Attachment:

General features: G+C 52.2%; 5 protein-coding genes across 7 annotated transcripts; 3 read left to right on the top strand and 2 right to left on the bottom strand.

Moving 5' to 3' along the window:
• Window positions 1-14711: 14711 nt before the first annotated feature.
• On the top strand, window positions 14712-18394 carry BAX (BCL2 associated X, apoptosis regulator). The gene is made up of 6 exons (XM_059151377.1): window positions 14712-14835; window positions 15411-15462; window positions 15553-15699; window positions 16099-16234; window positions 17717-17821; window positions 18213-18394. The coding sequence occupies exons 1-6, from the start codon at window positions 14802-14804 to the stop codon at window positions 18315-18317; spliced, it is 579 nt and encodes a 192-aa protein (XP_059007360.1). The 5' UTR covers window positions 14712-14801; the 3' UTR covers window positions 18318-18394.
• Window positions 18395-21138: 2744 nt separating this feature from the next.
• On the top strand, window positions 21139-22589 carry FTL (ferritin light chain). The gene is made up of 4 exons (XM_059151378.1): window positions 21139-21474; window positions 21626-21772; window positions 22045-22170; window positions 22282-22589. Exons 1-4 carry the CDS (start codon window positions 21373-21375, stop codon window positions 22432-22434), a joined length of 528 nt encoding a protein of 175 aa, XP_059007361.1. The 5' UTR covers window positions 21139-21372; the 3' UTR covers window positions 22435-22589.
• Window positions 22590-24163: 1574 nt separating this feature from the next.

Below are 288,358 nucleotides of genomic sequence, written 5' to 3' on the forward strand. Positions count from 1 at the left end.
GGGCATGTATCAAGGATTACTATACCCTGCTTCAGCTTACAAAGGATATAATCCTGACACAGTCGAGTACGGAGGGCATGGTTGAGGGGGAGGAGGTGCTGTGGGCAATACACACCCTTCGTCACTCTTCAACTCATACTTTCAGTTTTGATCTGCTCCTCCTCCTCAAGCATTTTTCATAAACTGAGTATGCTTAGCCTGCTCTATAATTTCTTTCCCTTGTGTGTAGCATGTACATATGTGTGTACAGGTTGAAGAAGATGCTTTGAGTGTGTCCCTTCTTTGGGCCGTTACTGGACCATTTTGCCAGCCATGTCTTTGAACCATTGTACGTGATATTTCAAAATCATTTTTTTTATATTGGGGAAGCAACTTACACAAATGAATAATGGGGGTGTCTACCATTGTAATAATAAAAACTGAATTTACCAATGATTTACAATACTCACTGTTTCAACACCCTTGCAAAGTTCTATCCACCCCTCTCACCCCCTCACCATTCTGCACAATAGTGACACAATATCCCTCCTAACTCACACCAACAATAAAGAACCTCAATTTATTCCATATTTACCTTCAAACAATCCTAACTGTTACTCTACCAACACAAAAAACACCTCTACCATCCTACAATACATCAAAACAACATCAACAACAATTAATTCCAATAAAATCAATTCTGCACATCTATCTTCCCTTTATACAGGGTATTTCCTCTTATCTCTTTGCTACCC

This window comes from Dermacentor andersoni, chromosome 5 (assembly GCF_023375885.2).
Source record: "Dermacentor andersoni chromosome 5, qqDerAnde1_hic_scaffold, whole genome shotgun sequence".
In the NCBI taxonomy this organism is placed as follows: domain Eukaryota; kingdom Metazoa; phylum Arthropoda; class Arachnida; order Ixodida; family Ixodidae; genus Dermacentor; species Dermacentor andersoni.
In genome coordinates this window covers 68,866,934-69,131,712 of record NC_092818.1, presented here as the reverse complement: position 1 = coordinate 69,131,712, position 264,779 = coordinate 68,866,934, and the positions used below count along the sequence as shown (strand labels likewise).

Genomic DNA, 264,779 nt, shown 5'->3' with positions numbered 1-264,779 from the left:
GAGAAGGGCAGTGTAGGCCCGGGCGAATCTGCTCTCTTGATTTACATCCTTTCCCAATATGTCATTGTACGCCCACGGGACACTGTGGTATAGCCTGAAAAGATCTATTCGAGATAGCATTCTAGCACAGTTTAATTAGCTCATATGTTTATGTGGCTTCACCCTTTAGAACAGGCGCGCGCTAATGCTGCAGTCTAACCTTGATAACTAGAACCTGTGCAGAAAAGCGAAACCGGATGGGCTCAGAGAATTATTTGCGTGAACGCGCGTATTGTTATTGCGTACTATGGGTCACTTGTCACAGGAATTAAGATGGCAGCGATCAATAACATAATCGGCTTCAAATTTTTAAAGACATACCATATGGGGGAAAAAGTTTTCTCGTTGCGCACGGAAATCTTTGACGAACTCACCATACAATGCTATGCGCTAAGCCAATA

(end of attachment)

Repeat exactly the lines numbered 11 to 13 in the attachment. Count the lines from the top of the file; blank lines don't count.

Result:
Source record: "Dermacentor andersoni chromosome 5, qqDerAnde1_hic_scaffold, whole genome shotgun sequence".
In the NCBI taxonomy this organism is placed as follows: domain Eukaryota; kingdom Metazoa; phylum Arthropoda; class Arachnida; order Ixodida; family Ixodidae; genus Dermacentor; species Dermacentor andersoni.
In genome coordinates this window covers 68,866,934-69,131,712 of record NC_092818.1, presented here as the reverse complement: position 1 = coordinate 69,131,712, position 264,779 = coordinate 68,866,934, and the positions used below count along the sequence as shown (strand labels likewise).